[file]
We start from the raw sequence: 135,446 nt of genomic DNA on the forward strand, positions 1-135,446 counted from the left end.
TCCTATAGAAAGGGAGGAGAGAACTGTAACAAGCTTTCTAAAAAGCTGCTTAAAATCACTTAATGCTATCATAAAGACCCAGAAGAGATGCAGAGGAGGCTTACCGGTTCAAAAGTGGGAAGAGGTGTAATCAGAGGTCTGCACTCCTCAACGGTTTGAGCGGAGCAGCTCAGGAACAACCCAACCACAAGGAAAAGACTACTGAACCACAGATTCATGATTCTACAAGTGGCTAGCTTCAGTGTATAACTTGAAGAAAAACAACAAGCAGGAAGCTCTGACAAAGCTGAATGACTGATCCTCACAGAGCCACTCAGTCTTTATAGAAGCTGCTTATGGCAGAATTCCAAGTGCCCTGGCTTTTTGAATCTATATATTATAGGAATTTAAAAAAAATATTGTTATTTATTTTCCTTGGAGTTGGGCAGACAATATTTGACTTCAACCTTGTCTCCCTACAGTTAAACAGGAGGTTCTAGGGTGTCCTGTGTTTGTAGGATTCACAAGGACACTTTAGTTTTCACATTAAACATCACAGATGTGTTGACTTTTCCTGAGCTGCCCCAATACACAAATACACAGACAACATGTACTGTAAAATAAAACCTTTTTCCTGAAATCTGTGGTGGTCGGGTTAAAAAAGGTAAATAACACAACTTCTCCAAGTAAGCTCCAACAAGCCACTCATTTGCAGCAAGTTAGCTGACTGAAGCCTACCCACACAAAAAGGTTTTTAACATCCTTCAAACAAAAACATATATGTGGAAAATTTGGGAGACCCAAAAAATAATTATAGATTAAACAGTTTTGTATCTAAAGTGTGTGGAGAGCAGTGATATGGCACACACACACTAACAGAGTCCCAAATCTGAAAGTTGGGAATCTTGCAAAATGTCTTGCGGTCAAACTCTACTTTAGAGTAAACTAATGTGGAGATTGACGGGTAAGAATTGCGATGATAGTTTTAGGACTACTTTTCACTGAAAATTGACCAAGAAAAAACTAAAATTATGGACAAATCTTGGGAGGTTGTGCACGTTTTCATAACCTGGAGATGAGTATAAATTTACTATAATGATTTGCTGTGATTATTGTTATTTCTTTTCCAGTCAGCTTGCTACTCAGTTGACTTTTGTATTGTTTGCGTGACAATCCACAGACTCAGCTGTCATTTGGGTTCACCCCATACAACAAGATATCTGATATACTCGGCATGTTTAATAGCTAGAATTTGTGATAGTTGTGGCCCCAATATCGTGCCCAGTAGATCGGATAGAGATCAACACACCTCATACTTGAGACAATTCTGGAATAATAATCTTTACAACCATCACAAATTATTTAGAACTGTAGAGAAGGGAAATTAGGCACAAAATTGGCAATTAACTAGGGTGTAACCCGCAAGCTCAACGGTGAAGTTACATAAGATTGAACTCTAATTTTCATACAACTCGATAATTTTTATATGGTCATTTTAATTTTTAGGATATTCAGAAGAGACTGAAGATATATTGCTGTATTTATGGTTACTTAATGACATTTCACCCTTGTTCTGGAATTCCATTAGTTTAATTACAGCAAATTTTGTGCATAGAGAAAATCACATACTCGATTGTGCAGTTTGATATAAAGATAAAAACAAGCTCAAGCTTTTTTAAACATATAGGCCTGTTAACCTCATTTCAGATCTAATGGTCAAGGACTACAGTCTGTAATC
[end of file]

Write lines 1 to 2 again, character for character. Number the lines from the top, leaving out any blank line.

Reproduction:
We start from the raw sequence: 135,446 nt of genomic DNA on the forward strand, positions 1-135,446 counted from the left end.
TCCTATAGAAAGGGAGGAGAGAACTGTAACAAGCTTTCTAAAAAGCTGCTTAAAATCACTTAATGCTATCATAAAGACCCAGAAGAGATGCAGAGGAGGCTTACCGGTTCAAAAGTGGGAAGAGGTGTAATCAGAGGTCTGCACTCCTCAACGGTTTGAGCGGAGCAGCTCAGGAACAACCCAACCACAAGGAAAAGACTACTGAACCACAGATTCATGATTCTACAAGTGGCTAGCTTCAGTGTATAACTTGAAGAAAAACAACAAGCAGGAAGCTCTGACAAAGCTGAATGACTGATCCTCACAGAGCCACTCAGTCTTTATAGAAGCTGCTTATGGCAGAATTCCAAGTGCCCTGGCTTTTTGAATCTATATATTATAGGAATTTAAAAAAAATATTGTTATTTATTTTCCTTGGAGTTGGGCAGACAATATTTGACTTCAACCTTGTCTCCCTACAGTTAAACAGGAGGTTCTAGGGTGTCCTGTGTTTGTAGGATTCACAAGGACACTTTAGTTTTCACATTAAACATCACAGATGTGTTGACTTTTCCTGAGCTGCCCCAATACACAAATACACAGACAACATGTACTGTAAAATAAAACCTTTTTCCTGAAATCTGTGGTGGTCGGGTTAAAAAAGGTAAATAACACAACTTCTCCAAGTAAGCTCCAACAAGCCACTCATTTGCAGCAAGTTAGCTGACTGAAGCCTACCCACACAAAAAGGTTTTTAACATCCTTCAAACAAAAACATATATGTGGAAAATTTGGGAGACCCAAAAAATAATTATAGATTAAACAGTTTTGTATCTAAAGTGTGTGGAGAGCAGTGATATGGCACACACACACTAACAGAGTCCCAAATCTGAAAGTTGGGAATCTTGCAAAATGTCTTGCGGTCAAACTCTACTTTAGAGTAAACTAATGTGGAGATTGACGGGTAAGAATTGCGATGATAGTTTTAGGACTACTTTTCACTGAAAATTGACCAAGAAAAAACTAAAATTATGGACAAATCTTGGGAGGTTGTGCACGTTTTCATAACCTGGAGATGAGTATAAATTTACTATAATGATTTGCTGTGATTATTGTTATTTCTTTTCCAGTCAGCTTGCTACTCAGTTGACTTTTGTATTGTTTGCGTGACAATCCACAGACTCAGCTGTCATTTGGGTTCACCCCATACAACAAGATATCTGATATACTCGGCATGTTTAATAGCTAGAATTTGTGATAGTTGTGGCCCCAATATCGTGCCCAGTAGATCGGATAGAGATCAACACACCTCATACTTGAGACAATTCTGGAATAATAATCTTTACAACCATCACAAATTATTTAGAACTGTAGAGAAGGGAAATTAGGCACAAAATTGGCAATTAACTAGGGTGTAACCCGCAAGCTCAACGGTGAAGTTACATAAGATTGAACTCTAATTTTCATACAACTCGATAATTTTTATATGGTCATTTTAATTTTTAGGATATTCAGAAGAGACTGAAGATATATTGCTGTATTTATGGTTACTTAATGACATTTCACCCTTGTTCTGGAATTCCATTAGTTTAATTACAGCAAATTTTGTGCATAGAGAAAATCACATACTCGATTGTGCAGTTTGATATAAAGATAAAAACAAGCTCAAGCTTTTTTAAACATATAGGCCTGTTAACCTCATTTCAGATCTAATGGTCAAGGACTACAGTCTGTAATC